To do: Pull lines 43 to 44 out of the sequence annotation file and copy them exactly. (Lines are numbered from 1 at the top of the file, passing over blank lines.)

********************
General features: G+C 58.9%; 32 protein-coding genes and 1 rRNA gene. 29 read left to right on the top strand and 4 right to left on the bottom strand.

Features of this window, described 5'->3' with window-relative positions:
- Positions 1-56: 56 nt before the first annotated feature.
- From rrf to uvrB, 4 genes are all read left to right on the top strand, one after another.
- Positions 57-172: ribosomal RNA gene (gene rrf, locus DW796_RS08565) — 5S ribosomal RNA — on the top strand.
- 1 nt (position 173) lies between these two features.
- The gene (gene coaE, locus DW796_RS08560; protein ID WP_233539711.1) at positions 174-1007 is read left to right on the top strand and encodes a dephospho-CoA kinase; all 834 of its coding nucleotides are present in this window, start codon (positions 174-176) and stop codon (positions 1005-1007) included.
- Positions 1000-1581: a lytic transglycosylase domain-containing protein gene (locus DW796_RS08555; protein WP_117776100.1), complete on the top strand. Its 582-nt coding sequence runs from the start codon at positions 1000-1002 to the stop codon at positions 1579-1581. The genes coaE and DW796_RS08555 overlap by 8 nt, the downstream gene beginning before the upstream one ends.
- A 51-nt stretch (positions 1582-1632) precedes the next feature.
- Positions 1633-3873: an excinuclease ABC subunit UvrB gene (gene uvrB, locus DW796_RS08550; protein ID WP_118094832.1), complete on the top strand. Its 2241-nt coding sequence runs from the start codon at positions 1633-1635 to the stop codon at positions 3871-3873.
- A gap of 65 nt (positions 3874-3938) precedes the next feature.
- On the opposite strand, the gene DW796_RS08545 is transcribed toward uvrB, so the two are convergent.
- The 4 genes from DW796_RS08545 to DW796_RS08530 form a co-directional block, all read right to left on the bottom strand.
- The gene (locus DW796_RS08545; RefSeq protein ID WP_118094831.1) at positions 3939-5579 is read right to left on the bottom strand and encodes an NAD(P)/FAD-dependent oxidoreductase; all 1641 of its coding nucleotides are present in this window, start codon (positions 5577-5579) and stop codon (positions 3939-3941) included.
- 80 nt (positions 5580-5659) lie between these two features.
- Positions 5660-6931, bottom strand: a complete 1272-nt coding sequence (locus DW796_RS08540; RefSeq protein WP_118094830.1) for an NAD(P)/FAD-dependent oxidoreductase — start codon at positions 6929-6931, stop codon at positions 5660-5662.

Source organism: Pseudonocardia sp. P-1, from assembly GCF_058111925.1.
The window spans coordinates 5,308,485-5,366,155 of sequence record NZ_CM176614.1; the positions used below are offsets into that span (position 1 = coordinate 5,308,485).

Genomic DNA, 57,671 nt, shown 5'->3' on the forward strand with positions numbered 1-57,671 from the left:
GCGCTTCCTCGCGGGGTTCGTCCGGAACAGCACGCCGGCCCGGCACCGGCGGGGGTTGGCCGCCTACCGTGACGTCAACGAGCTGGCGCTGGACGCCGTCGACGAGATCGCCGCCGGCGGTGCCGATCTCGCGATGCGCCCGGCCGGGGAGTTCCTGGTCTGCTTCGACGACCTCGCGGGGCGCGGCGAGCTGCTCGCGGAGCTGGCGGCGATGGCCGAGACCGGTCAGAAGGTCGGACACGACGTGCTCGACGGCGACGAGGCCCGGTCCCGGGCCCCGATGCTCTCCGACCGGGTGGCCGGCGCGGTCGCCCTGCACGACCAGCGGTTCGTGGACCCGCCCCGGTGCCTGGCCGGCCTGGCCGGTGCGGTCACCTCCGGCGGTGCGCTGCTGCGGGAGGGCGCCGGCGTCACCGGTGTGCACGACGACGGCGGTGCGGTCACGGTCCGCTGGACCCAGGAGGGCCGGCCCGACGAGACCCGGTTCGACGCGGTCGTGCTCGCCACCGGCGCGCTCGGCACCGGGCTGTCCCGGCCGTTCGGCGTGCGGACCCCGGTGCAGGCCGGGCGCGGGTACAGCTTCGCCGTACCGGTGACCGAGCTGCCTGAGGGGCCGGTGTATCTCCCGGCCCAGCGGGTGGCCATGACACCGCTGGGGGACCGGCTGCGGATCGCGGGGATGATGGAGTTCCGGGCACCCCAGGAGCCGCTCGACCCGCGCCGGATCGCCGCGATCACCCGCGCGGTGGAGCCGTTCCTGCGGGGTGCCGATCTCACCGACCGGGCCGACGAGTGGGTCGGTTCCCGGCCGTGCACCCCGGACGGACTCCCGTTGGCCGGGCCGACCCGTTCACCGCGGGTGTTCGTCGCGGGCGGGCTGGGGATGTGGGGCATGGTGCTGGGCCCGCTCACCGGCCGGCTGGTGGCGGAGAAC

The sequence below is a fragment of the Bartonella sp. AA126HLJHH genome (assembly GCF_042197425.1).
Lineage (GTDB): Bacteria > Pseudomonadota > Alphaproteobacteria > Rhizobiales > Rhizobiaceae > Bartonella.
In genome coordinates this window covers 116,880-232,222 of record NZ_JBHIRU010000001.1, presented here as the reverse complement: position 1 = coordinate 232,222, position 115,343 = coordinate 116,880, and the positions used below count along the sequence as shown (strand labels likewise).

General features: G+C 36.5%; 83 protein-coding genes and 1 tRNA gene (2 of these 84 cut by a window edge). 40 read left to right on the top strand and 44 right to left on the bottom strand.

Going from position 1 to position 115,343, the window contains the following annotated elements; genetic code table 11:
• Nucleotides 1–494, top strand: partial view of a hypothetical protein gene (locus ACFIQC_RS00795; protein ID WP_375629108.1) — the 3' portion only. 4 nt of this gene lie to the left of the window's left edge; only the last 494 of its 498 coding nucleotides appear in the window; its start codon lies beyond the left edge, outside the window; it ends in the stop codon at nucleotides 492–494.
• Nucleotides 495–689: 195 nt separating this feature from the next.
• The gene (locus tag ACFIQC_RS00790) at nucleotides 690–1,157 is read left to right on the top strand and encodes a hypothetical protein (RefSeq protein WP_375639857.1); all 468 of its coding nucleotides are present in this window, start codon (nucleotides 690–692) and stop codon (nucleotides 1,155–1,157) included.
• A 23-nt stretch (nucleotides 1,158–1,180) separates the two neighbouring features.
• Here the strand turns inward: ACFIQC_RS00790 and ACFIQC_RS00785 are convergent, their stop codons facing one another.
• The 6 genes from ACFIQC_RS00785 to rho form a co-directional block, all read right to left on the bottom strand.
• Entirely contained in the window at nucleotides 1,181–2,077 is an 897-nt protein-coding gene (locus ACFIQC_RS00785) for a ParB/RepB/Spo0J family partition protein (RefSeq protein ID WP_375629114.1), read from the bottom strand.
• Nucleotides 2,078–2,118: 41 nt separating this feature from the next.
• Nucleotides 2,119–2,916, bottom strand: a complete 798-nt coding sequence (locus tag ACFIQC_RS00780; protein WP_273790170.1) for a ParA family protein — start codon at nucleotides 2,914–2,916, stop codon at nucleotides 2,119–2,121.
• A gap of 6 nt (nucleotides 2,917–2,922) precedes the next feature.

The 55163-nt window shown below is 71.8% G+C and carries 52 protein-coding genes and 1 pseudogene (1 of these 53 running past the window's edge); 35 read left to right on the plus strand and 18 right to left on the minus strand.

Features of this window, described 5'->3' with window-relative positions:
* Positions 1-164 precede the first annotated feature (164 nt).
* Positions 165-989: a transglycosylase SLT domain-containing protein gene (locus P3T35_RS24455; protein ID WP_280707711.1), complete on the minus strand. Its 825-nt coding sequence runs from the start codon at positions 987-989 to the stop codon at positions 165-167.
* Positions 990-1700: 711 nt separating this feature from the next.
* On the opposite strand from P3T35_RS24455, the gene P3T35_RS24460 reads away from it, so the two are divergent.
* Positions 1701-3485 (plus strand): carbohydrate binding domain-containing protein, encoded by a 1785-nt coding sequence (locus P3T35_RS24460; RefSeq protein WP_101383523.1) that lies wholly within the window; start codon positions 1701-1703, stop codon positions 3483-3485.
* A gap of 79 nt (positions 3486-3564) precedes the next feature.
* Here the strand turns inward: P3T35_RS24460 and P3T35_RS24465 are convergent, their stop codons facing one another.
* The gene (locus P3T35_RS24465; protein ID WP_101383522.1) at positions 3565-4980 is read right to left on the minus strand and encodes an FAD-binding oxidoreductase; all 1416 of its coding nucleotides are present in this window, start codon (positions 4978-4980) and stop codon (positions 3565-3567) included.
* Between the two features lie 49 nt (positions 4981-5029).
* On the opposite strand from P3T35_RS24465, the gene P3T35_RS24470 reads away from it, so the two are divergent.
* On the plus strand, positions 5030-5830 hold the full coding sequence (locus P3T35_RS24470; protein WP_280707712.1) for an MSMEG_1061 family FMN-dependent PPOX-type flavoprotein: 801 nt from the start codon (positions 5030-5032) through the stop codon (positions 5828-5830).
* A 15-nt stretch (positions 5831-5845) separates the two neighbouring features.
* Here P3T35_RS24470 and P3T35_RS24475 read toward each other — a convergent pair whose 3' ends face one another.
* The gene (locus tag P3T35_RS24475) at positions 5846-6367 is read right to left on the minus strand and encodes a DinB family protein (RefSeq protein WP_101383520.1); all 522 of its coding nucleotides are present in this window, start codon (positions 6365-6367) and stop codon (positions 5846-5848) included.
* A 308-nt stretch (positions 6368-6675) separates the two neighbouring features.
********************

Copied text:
* A gap of 79 nt (positions 3486-3564) precedes the next feature.
* Here the strand turns inward: P3T35_RS24460 and P3T35_RS24465 are convergent, their stop codons facing one another.